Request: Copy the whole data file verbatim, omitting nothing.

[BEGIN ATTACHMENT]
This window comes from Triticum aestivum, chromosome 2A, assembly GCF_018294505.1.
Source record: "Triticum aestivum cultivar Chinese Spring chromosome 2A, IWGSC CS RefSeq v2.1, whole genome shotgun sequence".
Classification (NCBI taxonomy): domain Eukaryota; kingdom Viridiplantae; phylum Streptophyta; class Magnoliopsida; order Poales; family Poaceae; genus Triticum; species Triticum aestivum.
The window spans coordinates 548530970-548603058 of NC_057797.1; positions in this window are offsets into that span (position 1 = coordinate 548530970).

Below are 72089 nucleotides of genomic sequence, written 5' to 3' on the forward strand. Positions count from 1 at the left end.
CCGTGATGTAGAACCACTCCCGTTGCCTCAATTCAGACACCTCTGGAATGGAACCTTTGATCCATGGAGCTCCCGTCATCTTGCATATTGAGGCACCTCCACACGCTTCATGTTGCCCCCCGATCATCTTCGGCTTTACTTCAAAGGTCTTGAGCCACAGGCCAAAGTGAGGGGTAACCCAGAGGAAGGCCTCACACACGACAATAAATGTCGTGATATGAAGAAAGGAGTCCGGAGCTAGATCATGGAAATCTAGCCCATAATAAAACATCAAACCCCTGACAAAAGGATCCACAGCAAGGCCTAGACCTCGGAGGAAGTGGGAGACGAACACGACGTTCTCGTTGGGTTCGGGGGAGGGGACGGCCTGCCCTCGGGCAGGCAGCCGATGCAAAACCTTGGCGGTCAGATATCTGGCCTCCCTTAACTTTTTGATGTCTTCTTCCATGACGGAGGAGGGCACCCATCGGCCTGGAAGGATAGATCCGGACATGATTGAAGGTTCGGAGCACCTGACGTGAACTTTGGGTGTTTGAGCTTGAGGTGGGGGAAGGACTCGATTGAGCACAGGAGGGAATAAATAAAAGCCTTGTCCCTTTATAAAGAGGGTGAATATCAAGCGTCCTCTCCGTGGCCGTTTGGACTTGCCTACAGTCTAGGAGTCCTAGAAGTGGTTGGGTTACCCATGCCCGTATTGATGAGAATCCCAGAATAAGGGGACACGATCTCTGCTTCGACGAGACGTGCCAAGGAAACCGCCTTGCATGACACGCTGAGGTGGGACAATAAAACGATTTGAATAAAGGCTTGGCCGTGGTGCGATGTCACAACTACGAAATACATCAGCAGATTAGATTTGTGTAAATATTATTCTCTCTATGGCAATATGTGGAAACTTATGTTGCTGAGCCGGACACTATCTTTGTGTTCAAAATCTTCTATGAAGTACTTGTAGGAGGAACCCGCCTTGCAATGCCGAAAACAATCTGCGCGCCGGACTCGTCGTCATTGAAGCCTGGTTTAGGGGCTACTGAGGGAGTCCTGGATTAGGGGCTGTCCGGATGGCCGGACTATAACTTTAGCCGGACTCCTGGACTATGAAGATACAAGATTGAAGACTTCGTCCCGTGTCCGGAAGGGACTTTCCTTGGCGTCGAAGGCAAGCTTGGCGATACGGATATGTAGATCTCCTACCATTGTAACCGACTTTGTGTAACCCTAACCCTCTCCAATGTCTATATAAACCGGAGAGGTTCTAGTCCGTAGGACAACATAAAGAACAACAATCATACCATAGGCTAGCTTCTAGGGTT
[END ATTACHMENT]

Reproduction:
This window comes from Triticum aestivum, chromosome 2A, assembly GCF_018294505.1.
Source record: "Triticum aestivum cultivar Chinese Spring chromosome 2A, IWGSC CS RefSeq v2.1, whole genome shotgun sequence".
Classification (NCBI taxonomy): domain Eukaryota; kingdom Viridiplantae; phylum Streptophyta; class Magnoliopsida; order Poales; family Poaceae; genus Triticum; species Triticum aestivum.
The window spans coordinates 548530970-548603058 of NC_057797.1; positions in this window are offsets into that span (position 1 = coordinate 548530970).

Below are 72089 nucleotides of genomic sequence, written 5' to 3' on the forward strand. Positions count from 1 at the left end.
CCGTGATGTAGAACCACTCCCGTTGCCTCAATTCAGACACCTCTGGAATGGAACCTTTGATCCATGGAGCTCCCGTCATCTTGCATATTGAGGCACCTCCACACGCTTCATGTTGCCCCCCGATCATCTTCGGCTTTACTTCAAAGGTCTTGAGCCACAGGCCAAAGTGAGGGGTAACCCAGAGGAAGGCCTCACACACGACAATAAATGTCGTGATATGAAGAAAGGAGTCCGGAGCTAGATCATGGAAATCTAGCCCATAATAAAACATCAAACCCCTGACAAAAGGATCCACAGCAAGGCCTAGACCTCGGAGGAAGTGGGAGACGAACACGACGTTCTCGTTGGGTTCGGGGGAGGGGACGGCCTGCCCTCGGGCAGGCAGCCGATGCAAAACCTTGGCGGTCAGATATCTGGCCTCCCTTAACTTTTTGATGTCTTCTTCCATGACGGAGGAGGGCACCCATCGGCCTGGAAGGATAGATCCGGACATGATTGAAGGTTCGGAGCACCTGACGTGAACTTTGGGTGTTTGAGCTTGAGGTGGGGGAAGGACTCGATTGAGCACAGGAGGGAATAAATAAAAGCCTTGTCCCTTTATAAAGAGGGTGAATATCAAGCGTCCTCTCCGTGGCCGTTTGGACTTGCCTACAGTCTAGGAGTCCTAGAAGTGGTTGGGTTACCCATGCCCGTATTGATGAGAATCCCAGAATAAGGGGACACGATCTCTGCTTCGACGAGACGTGCCAAGGAAACCGCCTTGCATGACACGCTGAGGTGGGACAATAAAACGATTTGAATAAAGGCTTGGCCGTGGTGCGATGTCACAACTACGAAATACATCAGCAGATTAGATTTGTGTAAATATTATTCTCTCTATGGCAATATGTGGAAACTTATGTTGCTGAGCCGGACACTATCTTTGTGTTCAAAATCTTCTATGAAGTACTTGTAGGAGGAACCCGCCTTGCAATGCCGAAAACAATCTGCGCGCCGGACTCGTCGTCATTGAAGCCTGGTTTAGGGGCTACTGAGGGAGTCCTGGATTAGGGGCTGTCCGGATGGCCGGACTATAACTTTAGCCGGACTCCTGGACTATGAAGATACAAGATTGAAGACTTCGTCCCGTGTCCGGAAGGGACTTTCCTTGGCGTCGAAGGCAAGCTTGGCGATACGGATATGTAGATCTCCTACCATTGTAACCGACTTTGTGTAACCCTAACCCTCTCCAATGTCTATATAAACCGGAGAGGTTCTAGTCCGTAGGACAACATAAAGAACAACAATCATACCATAGGCTAGCTTCTAGGGTT